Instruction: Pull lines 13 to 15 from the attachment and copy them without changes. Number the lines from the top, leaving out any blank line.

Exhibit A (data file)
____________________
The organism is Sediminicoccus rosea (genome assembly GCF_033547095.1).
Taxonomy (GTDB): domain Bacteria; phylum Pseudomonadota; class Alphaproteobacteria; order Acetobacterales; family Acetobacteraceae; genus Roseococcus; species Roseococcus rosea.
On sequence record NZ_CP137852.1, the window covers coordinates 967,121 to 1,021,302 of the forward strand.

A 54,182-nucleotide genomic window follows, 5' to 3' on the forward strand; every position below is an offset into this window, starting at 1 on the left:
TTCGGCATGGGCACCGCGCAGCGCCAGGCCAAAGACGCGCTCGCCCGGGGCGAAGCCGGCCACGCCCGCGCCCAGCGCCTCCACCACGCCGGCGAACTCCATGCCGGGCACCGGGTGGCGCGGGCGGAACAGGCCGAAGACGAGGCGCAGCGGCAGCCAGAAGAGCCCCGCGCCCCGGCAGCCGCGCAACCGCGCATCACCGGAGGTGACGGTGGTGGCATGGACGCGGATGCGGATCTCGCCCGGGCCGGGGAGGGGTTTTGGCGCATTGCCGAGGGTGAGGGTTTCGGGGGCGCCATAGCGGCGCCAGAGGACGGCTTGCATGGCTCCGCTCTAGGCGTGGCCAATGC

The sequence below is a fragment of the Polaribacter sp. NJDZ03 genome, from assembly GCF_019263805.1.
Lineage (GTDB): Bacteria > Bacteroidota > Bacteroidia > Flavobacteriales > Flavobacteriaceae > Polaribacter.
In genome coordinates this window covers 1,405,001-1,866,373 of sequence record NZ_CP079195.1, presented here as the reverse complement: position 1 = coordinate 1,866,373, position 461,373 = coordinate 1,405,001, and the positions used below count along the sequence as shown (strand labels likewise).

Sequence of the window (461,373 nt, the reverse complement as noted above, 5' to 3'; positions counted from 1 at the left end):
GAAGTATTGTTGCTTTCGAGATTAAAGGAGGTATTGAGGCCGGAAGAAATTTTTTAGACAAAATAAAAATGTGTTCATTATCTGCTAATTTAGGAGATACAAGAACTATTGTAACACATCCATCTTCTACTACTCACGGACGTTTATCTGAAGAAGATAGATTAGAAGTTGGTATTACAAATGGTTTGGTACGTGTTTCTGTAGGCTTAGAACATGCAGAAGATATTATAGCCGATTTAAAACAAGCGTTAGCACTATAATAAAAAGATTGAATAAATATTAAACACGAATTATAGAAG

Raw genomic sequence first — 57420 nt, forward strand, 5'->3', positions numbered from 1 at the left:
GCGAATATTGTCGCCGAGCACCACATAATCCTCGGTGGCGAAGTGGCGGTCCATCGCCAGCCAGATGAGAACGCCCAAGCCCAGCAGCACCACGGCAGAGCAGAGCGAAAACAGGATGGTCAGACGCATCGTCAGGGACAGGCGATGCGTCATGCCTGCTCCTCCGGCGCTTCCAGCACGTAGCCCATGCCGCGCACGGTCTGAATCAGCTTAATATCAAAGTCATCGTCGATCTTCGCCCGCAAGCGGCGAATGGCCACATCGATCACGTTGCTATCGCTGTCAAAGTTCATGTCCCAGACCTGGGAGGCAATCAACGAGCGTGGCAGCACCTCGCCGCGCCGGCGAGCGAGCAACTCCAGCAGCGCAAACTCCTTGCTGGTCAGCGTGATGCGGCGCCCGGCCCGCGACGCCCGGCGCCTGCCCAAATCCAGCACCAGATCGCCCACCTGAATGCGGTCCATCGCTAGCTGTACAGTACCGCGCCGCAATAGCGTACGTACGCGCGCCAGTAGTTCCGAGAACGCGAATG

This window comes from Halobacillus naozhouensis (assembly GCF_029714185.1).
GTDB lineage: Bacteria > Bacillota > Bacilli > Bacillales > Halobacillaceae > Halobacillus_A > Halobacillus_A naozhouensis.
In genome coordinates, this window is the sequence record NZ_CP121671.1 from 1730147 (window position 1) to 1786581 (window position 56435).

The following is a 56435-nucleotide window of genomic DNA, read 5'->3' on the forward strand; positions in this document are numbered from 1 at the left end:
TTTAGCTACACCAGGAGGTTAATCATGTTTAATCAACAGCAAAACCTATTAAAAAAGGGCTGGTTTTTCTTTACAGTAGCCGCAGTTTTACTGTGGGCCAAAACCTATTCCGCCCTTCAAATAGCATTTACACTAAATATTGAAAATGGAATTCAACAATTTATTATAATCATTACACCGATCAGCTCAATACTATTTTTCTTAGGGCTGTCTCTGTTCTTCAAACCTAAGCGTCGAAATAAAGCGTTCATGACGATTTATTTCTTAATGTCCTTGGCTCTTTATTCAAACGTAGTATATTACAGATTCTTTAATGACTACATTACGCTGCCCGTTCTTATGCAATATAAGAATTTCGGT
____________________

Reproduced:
This window comes from Halobacillus naozhouensis (assembly GCF_029714185.1).
GTDB lineage: Bacteria > Bacillota > Bacilli > Bacillales > Halobacillaceae > Halobacillus_A > Halobacillus_A naozhouensis.
In genome coordinates, this window is the sequence record NZ_CP121671.1 from 1730147 (window position 1) to 1786581 (window position 56435).